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msmelody
12-23-2007, 02:55 PM
I have been knitting for many years, and have now discovered (because of this website) that there is many things I do not know. I need a book or two that give the most information about stitches, increases, decreases, cast ons and cast offs. Patterns are nice, but not really necessary for this book. So, give me your best, and if I can find it on sale, all the better.

janettle
12-23-2007, 03:16 PM
Between these 2 books, I can usually solve whatever is bothering me at the moment:

- The Knitting Answer Book: Solutions to Every Problem You'll Ever Face; Answers to Every Question You'll Ever Ask by Margaret Radcliffe

- Knit Fix: Problem Solving for Knitters by Lisa Kartus

And the videos on this site are great, too!

treehugger14
12-23-2007, 03:28 PM
It doesn't give a ton of info, but this usually works for me:

Knitting for Dummies. :)

knitasha
12-23-2007, 03:55 PM
Well, you've learned the Secret of Knitting: there's always more you can learn about it. A couple of good reference books can help.

In the "tons of information" category:
1. Vogue Knitting
2. Knitter's Handbook by Montse Stanley (30 ways to cast on!)

These two are the gold standard for all-around knitting information. IMHO, indispensible.

Also very useful:
The Big Book of Knitting by Katharina Buss
The Knitting Experience by Sally Melville (3 softcover books)
Knitting in Plain English by Maggie Righetti


Specifically for finishing: The Knitter's Book of Finishing Techniques, by Nancie Wiseman

For beginning to design your own --
Knitter's Handy Book of Patterns by Ann Budd
Knitter's Handy Book of Sweater Patterns, by Ann Budd
These give you basic techniques for everything from hats to cardigans, and do the math for you so you can use any yarn you like, and knit at your own gauge.

KnitKnot
12-23-2007, 04:25 PM
I totally agree with Knitasha, I learned most of what I know about knitting so far from Vogue Knitting and Montse Stanley along with the videos and forum here. Both books are frequently flying off my shelf and what one doesn't explain to your satisfaction, the other does. Montse Stanley is just amazing in my estimation, and I find the photos of her creations inspirational. I sometimes find the Vogue book has gaps in it's explanations, stopping short at the mechanics, whereas the Stanley book gives you the common sense of why you should do it "this way". The only down side I see in her book is that if you don't know what you're looking for, in that you have a question but don't know quite where to look for the answer, Stanley can have you leafing for a long time thru the index to find it (it's one big index), but on the plus side, I've found out things I didn't even know I was looking for when on the hunt for some other nugget.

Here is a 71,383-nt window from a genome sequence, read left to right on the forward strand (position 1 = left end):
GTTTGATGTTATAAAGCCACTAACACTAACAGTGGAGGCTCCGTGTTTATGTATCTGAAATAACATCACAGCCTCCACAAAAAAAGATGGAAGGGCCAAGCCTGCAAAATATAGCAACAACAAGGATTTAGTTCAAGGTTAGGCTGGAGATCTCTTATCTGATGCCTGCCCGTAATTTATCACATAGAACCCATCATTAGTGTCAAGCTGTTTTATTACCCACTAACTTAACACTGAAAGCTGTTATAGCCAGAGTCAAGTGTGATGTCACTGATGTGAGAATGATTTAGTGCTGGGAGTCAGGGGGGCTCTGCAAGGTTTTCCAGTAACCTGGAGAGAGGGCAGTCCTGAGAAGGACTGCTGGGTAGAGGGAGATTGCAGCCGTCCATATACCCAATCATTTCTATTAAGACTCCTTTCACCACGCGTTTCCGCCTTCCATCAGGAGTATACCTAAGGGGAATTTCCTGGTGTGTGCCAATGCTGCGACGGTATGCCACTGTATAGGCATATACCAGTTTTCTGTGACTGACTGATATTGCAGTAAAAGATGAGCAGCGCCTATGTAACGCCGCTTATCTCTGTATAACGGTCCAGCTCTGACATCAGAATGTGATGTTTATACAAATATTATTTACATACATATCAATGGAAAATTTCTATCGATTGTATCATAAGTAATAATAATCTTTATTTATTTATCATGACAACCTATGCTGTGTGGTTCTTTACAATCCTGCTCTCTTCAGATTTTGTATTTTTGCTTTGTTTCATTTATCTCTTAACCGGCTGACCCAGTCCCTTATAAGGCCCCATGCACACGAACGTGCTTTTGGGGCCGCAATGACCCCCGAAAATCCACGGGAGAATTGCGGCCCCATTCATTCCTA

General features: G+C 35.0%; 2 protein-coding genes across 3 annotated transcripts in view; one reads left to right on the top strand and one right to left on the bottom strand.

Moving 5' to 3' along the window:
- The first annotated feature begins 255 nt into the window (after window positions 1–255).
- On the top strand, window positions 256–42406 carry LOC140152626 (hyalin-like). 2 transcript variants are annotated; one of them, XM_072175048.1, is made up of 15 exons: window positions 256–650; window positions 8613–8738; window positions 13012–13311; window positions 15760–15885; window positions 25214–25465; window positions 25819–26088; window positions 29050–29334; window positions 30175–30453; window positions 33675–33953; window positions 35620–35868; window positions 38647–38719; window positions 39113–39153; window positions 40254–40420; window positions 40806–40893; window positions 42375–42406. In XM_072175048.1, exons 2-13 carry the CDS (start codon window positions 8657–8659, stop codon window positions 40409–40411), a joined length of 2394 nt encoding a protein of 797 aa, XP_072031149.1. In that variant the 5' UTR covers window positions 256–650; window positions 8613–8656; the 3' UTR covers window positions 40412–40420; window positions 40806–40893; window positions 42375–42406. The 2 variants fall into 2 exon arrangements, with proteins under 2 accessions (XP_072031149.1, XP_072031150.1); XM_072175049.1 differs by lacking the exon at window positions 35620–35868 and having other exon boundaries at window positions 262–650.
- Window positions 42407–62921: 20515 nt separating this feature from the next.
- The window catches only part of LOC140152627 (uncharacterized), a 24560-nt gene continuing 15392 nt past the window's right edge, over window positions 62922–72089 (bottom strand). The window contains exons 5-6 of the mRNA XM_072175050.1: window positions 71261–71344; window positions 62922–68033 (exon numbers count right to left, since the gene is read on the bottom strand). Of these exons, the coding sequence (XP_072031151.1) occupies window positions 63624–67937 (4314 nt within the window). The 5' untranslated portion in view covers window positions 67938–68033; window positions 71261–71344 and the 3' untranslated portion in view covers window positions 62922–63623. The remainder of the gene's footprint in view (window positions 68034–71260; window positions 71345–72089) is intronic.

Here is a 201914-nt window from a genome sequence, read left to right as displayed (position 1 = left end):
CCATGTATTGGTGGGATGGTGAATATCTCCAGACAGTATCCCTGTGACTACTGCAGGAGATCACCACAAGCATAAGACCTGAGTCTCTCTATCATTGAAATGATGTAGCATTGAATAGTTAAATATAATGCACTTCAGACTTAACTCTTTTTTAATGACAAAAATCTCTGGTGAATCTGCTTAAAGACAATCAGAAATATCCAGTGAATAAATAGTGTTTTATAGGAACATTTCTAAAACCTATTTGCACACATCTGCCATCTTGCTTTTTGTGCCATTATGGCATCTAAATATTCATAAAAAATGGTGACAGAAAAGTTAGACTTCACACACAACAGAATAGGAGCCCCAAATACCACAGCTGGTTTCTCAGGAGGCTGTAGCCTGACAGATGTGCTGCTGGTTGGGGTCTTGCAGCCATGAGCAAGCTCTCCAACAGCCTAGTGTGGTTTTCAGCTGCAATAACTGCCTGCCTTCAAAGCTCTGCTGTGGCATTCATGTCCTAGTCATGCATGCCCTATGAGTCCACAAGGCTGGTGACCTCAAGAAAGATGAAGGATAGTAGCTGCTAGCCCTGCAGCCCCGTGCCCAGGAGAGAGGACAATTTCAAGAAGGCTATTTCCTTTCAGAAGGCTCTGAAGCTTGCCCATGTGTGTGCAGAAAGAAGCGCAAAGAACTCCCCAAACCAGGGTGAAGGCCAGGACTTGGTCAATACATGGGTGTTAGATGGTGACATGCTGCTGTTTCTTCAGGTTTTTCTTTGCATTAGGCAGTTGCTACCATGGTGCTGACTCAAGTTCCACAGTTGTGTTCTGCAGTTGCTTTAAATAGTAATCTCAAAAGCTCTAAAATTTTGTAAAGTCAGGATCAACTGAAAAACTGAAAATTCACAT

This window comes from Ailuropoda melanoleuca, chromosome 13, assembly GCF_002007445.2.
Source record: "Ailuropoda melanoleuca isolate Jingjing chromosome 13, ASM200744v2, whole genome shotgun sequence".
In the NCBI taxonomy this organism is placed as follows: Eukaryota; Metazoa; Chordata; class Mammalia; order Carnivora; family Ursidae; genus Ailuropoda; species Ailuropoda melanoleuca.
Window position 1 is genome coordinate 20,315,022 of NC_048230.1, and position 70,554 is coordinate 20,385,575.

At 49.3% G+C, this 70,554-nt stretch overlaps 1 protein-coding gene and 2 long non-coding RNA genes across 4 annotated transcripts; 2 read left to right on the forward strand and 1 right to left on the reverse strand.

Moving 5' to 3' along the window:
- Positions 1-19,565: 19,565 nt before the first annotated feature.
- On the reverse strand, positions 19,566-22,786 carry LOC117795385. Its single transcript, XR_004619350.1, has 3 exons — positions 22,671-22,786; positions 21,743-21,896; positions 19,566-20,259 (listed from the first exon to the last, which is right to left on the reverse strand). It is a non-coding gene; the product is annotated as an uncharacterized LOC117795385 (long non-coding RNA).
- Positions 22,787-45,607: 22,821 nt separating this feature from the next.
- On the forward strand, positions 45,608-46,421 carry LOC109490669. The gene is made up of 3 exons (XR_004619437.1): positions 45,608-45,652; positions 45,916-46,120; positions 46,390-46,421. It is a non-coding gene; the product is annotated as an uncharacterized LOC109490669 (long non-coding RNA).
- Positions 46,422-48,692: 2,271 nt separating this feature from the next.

I wouldn't be where I am in my knitting without this website though. Whatever you need to know, some lovely helpful knitter is waiting in the wings with your answer!

SabrinaJL
12-23-2007, 04:47 PM
Teach Yourself Visually: Knitting is a really good one. It has nice, large color pictures of the techniques too.

Quiara
12-24-2007, 01:53 AM
It really depends on what you're wanting. Do you want a book of quick fixes? Do you want a book of how-to design? How-to cast-on/-off 6483 ways? Fifteen types of Norwegian mittens? Or a compendium of all knitting knowledge ever?

Where are you headed with your knitting? Are you trying to become the best hat knitter ever to grace the planet? Are you more concerned with socks? Do you want to know EVERYTHING?

There are excellent books for all of those, but what's best for you really depends on where you're headed in your knitting journey.

msmelody
12-24-2007, 11:27 AM
Thanks for all the recommendations. I just want to be the best knitter I can be. I want a book or two that tells me what way SSK or K2TOG will make the decrease slant and that type of information. The best increase or decrease for what I am making.

I am trying to teach myself who to knit sweaters and would love to know more cast ons and offs. I knit socks, but have not found a very stretchy cast off for toe up socks.

I would go to the library, but the local library does not have knitting books.

Jaxhil
12-24-2007, 07:56 PM
In addition I thought I'd mention "the Knitter's Companion" by Vivkie Square. It's small and spiral bound, just the right size to take with you in your knitting tote. I find it really useful. I agree that the Vogue Knitting book is indespinsable as well.

Now I think I want to see that "Knitter's Handbook" by Montse Stanley too!

Good luck!